Brandon exuded friendship and generosity.  The colonel  took care of Eliza’s mother ( of whom Marianne reminded him), allowing her to die in comfort and with care, showing true kindness to a “fallen woman” to whom he owed no obligation.  He took in her daughter Eliza in for her sake.  He told Willoughby’s story to Elinor, to give Marianne closure regarding Willoughby’s desertion.  He gave Edward a living after Edward’s disinheritance, before he (the colonel) won Marianne’s hand (done out of kindness  and respect for Edward’s honoring his obligation, not familial obligation) (S&S III, iii, 287-288).  The other significant men in the Dashwood girls’ lives (brother John, Willoughby and Edward Ferrars) were distinguished by selfishness; Colonel Brandon was distinguished by his selfless desire to secure the comfort of others in general, and Marianne’s happiness in particular.  Colonel Brandon was the only true hero in the story.  Willoughby started his relationship with Marianne cold-bloodedly for his own entertainment, not caring about her feelings (Austen S & S III.vii.319-320; III.xi.351).  Edward knew he was not available when he started to care for Elinor but continued to build a relationship with her for his own emotional need without even considering that her feelings might become engaged (Austen S & S III.xiii.368).  Both of these men were initially motivated by selfishness, and Willoughby ended his relationship with Marianne because of selfishness.  Colonel Brandon was the only male in the story capable of falling deeply in love, while having the generosity of spirit to put his own feelings to one side, to do what was needful for the happiness of the beloved.  In his treatment of young Eliza, and his lack of care for Marianne, Willoughby shows himself a predator, a parallel to the “laggard in love and dastard in war” who wed fair Ellen (Scott 125).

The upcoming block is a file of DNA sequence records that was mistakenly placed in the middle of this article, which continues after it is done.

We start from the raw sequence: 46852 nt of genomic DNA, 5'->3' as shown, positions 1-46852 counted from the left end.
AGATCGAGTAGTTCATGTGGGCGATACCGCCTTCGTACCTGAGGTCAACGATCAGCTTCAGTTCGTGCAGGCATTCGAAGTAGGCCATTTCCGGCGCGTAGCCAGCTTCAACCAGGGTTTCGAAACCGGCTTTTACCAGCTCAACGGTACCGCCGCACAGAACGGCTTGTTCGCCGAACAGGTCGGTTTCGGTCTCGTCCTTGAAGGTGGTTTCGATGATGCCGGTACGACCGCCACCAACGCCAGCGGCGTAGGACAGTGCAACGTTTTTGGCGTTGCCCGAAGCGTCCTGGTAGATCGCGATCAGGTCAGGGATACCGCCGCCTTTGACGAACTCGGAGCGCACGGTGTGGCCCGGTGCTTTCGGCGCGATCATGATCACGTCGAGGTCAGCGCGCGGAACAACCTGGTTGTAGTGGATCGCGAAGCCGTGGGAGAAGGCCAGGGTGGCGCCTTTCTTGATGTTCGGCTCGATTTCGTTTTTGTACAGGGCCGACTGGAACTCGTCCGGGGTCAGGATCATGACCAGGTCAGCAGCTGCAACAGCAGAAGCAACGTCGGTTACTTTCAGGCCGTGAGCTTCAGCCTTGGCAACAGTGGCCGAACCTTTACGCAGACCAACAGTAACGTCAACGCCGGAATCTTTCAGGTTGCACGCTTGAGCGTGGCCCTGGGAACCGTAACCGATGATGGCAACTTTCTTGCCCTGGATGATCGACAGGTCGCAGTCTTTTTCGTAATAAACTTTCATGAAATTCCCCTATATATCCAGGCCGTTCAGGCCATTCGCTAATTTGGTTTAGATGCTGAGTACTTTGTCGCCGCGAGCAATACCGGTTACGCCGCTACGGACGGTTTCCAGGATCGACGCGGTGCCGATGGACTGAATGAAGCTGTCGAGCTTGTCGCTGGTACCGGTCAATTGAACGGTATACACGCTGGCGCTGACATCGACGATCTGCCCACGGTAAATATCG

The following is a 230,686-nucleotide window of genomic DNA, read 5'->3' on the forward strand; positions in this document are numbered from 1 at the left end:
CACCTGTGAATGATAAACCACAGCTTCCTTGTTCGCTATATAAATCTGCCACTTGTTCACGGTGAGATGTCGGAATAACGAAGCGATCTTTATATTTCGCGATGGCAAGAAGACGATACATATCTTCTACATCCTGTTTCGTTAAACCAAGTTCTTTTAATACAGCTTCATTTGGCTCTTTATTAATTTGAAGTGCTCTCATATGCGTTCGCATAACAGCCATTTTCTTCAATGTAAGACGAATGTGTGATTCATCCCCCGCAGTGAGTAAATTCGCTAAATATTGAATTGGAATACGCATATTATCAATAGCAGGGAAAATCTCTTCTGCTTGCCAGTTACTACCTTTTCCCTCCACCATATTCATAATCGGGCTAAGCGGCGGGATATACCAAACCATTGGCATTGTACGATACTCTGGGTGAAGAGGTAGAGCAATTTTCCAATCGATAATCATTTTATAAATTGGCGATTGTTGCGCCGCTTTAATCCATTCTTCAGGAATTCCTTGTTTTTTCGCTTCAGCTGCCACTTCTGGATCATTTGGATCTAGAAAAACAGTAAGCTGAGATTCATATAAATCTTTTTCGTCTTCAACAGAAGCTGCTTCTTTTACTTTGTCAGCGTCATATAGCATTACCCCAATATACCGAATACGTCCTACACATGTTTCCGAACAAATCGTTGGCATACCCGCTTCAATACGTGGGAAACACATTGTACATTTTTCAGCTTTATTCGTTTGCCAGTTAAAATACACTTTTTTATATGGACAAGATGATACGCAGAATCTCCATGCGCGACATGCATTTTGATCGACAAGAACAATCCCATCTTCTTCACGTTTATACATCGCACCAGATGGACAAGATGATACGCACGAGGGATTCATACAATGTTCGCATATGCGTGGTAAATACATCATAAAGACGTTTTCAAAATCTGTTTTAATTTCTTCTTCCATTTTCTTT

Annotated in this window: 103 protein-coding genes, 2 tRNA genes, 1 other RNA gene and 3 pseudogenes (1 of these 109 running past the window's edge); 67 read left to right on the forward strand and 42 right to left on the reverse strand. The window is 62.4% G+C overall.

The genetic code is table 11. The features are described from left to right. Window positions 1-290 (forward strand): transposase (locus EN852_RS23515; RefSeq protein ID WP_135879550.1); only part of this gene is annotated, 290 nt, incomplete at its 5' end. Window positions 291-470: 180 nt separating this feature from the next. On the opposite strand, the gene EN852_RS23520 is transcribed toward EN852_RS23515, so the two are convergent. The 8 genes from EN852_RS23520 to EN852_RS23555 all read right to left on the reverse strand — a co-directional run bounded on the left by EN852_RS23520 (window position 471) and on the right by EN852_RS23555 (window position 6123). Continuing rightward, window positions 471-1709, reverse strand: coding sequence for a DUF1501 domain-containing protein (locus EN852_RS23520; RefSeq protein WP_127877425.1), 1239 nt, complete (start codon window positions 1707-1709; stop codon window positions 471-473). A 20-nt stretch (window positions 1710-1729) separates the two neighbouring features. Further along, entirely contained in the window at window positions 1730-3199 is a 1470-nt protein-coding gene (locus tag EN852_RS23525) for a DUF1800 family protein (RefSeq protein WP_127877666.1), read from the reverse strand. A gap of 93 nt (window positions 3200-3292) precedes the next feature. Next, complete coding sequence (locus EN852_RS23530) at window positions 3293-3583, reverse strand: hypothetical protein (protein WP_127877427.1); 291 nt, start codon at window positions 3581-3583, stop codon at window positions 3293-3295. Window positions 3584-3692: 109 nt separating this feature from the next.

Col. Brandon performed knightly deeds:  When his love was lost to him, he went into the Army.   For a very young, broken-hearted man (they were nearly the same age-she was about 17 when lost to him S&S, II, ix, 205), this profession would give him the opportunity to take part in epic battles, possibly to die performing daring deeds, and certainly preparing him to come back a strong, heroic warrior.  He was successful in his military career, rising in rank.   As mentioned, he wanted and planned to elope with his love, the older Eliza (S & S, II, ix, 206). He cared for Eliza, and rescued  her daughter after she was seduced and  abandoned by Willoughby.  Brandon fought a duel  with Willoughby to punish him for his treatment of young Eliza.  He provided  help when Marianne is ill-“…he offered himself as the messenger….-bringing her mother to her promptly”.